I think she's retained council because she realized that she's basically defamed the restaurant by making up a story and telling lies about what happened with her television coorespondent friend on the tv. If I were her, I'd be worried about a suit from the restaurant as well... And if I were the restaurant, I'd be getting ready to sue her too.

                                                                                                          1. re: StheJ

                                                                                                            That was my first thought: she isn't getting ready to sue, she's getting ready to *be* sued. This story may have impacted the restaurant financially.

                                                                                                            1. re: StheJ

                                                                                                              Actually, she's retained a lawyer to sue the restaurant. Not for refusing to serve her, but for slander. Apparently calling somebody a bad tipper is actionable. But truth is an absolute defense. We'll see how this one pans out.


                                                                                                              1. re: alanbarnes

                                                                                                                Hopefully they have some of her old credit card receipts.

                                                                                                    2. More details - the petition was signed by members of Union Baptist Church at the urging of its pastor, the Reverend Dr. Sir Walter L. Mack, Jr. (Is "Sir" his first name?) But a number of the congregation's members have come forward and stated that they were told a very different story by Pastor Mack, and never would have signed the petition if they had known this was the issue.

                                                                                                      Oh, and we've got a cozy little bunch of relationships here. Reporter Jermont Terry is a member of Union Baptist. Ms. Covington is an employee of the church. And Pastor Mack IS HER BROTHER.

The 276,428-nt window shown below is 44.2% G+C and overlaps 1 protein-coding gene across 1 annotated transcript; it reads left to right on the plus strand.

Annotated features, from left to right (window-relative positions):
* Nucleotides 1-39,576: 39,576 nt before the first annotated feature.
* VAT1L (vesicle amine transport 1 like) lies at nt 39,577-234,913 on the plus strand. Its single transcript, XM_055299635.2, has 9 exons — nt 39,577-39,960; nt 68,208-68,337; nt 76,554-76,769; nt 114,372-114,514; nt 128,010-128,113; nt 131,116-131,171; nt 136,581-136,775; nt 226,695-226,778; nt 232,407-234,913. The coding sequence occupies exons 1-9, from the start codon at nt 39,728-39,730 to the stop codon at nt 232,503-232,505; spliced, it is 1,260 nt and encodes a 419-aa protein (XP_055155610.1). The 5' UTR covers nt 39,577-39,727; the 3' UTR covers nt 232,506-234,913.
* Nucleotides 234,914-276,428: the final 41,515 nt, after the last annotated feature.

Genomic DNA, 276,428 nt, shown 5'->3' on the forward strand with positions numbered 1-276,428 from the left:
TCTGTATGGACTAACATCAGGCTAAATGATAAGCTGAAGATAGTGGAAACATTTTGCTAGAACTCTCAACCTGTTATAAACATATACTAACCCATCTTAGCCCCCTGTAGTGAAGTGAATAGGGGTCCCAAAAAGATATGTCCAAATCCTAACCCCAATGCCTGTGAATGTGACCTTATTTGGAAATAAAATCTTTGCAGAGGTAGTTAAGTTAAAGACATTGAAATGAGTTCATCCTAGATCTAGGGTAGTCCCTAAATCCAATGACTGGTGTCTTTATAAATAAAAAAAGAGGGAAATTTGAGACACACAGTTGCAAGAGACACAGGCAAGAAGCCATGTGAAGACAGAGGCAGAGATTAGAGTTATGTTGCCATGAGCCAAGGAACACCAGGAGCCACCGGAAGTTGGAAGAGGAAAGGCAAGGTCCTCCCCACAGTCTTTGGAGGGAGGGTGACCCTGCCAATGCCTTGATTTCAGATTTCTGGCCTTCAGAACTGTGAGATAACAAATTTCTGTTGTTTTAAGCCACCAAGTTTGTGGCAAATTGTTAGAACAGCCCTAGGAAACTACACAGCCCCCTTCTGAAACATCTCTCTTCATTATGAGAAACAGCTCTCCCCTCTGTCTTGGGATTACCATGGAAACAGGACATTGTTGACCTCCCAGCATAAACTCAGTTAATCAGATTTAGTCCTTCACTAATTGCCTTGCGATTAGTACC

Servers from other restaurants have chimed in about Ms. Covington. She is apparently well-known throughout the area because she's a very demanding customer and she never tips. Not a penny. Ever.

                                                                                                      This whole thing reeks.

                                                                                                      5 Replies
                                                                                                      1. re: alanbarnes

                                                                                                        How'd you find all this out?

                                                                                                        Good researching, AlanB.

                                                                                                        1. re: cowboyardee

                                                                                                          Google "Monica Covington." Several bloggers are running with this, and comments on the blogs have even more info if you care to wade through them.

                                                                                                        2. re: alanbarnes

                                                                                                          Wow, that's terrible. Where did you find this information?

                                                                                                          If the restaurant receives any negative backlash, they should sue the television station for airing such a misleading interview. Never once does the interviewer mention or ask how much Covington was tipping. The owner doesn't speak terrific english, but he called her a bad-tipper, not a non-tipper. I was a Journalism major in college, so maybe I'm biased, but I feel like the amount of the tips is a huge factor.

                                                                                                          If she were tipping 15% and the restaurant decided that wasn't enough, there would be outrage against the restaurant. Knowing that she's tipping 0% and the servers are working for nothing (or going into the red, depending on if they still have to tip out on the total amount of the check) changes the entire story.

                                                                                                          1. re: alanbarnes

                                                                                                            I wonder if there is another TV station in the W-S area (which I, as a hound, originally read as "Williams-Sonoma") which could do an expose or some more journalistically honest piece. Good scoop, you know!

                                                                                                            1. Gotta love the internet.

                                                                                                              Here's a petition with 917 signatures already, in support of the restaurant